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Stardust Kindle Edition
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|Length: 368 pages||Word Wise: Enabled||Enhanced Typesetting: Enabled|
|Page Flip: Enabled||
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|Age Level: 13 and up|
|Grade Level: 8 - 9|
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From Publishers Weekly
Copyright© American Library Association. All rights reserved --This text refers to an out of print or unavailable edition of this title.
About the Author
Neil Gaiman is the #1 New York Times bestselling author of more than twenty books for readers of all ages, and the recipient of numerous literary awards, including the Shirley Jackson Award and the Locus Award for Best Novelette for his story "The Truth Is a Cave in the Black Mountains." Originally from England, he now lives in America.--This text refers to an out of print or unavailable edition of this title.
- ASIN : B000FC13Y0
- Publisher : William Morrow; Reprint edition (October 13, 2009)
- Publication date : October 13, 2009
- Language: : English
- File size : 570 KB
- Text-to-Speech : Enabled
- Enhanced typesetting : Enabled
- X-Ray : Not Enabled
- Word Wise : Enabled
- Print length : 368 pages
- Page numbers source ISBN : 0380804557
- Lending : Not Enabled
- Best Sellers Rank: #30,106 in Kindle Store (See Top 100 in Kindle Store)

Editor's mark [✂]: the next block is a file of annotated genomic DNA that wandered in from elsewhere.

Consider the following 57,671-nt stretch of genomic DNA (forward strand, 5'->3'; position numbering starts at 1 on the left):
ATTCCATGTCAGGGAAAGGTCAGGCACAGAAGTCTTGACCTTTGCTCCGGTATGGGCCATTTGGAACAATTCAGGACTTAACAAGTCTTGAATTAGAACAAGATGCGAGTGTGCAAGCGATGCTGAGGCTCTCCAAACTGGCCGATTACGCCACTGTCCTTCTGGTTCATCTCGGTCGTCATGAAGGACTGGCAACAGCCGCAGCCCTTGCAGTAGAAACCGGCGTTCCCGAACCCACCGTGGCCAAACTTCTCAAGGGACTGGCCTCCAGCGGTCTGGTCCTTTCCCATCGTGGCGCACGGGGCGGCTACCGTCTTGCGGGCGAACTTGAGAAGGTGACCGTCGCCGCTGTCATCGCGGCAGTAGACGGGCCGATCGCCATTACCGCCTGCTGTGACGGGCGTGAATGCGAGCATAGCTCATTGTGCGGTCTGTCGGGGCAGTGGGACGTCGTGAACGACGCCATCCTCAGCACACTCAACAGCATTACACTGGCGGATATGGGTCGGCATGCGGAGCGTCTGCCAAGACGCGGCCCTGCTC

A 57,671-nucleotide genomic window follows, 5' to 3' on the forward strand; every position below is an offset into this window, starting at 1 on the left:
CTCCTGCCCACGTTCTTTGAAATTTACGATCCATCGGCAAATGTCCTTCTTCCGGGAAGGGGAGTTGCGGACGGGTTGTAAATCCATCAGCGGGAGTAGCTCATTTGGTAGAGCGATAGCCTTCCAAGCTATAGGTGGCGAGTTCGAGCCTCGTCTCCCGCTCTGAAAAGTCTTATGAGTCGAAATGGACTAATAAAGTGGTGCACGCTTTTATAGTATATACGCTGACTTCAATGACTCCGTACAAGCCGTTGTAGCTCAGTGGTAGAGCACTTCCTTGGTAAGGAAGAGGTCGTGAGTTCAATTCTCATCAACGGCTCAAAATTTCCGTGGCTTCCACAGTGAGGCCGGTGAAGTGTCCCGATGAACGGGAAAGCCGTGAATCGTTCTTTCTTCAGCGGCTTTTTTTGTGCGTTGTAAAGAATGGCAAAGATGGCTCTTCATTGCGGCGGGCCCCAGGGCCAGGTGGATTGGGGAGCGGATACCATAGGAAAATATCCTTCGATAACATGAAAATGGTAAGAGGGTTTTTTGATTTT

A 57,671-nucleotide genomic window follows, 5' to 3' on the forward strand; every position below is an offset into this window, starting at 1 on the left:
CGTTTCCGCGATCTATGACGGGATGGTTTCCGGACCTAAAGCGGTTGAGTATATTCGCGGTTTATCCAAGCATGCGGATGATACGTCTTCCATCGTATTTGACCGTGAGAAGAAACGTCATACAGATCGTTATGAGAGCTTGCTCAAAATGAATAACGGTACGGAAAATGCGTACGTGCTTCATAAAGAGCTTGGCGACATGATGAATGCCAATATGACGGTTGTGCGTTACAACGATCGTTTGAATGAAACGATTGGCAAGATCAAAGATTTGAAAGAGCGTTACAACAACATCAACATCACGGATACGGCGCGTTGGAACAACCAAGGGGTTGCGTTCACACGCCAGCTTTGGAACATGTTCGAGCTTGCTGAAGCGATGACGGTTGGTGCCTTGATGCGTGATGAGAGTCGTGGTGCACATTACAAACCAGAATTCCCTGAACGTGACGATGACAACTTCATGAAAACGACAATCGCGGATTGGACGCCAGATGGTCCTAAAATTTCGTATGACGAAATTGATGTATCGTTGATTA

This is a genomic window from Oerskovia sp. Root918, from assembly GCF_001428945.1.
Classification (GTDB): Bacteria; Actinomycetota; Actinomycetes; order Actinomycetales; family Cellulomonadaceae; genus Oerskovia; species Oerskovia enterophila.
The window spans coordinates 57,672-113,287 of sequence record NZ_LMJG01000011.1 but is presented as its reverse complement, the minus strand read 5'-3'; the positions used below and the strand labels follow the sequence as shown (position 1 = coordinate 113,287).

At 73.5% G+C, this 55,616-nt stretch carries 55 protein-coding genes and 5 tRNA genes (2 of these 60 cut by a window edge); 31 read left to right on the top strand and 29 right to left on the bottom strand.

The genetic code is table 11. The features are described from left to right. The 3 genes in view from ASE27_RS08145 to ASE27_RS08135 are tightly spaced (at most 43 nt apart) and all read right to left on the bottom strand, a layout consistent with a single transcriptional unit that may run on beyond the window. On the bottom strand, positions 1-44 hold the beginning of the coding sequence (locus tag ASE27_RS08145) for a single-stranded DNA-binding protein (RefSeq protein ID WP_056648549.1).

- Customer Reviews:
Top reviews from the United States
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I'll just note that I "read" this by listening to it in audiobook form. The audio book for this, at least the version I listened to, is read by Neil Gaiman, the author of the book. He's an excellent narrator and it's nice to hear the book how the author envisioned it.
In every review I have made of his novels I comment on the amazing worlds that he is able to vividly birth with his writing. Nowhere, perhaps with American Gods as the only exception, is this more apparent than in Stardust.
The fantastical creatures and events that are depicted in this book, are truly a pleasure to behold. The way the story is narrated in particular, makes the reader feel as if events are being guided by some higher power like fate, though it's obviously the author, and this lends itself greatly to the classical fantasy feel of the book.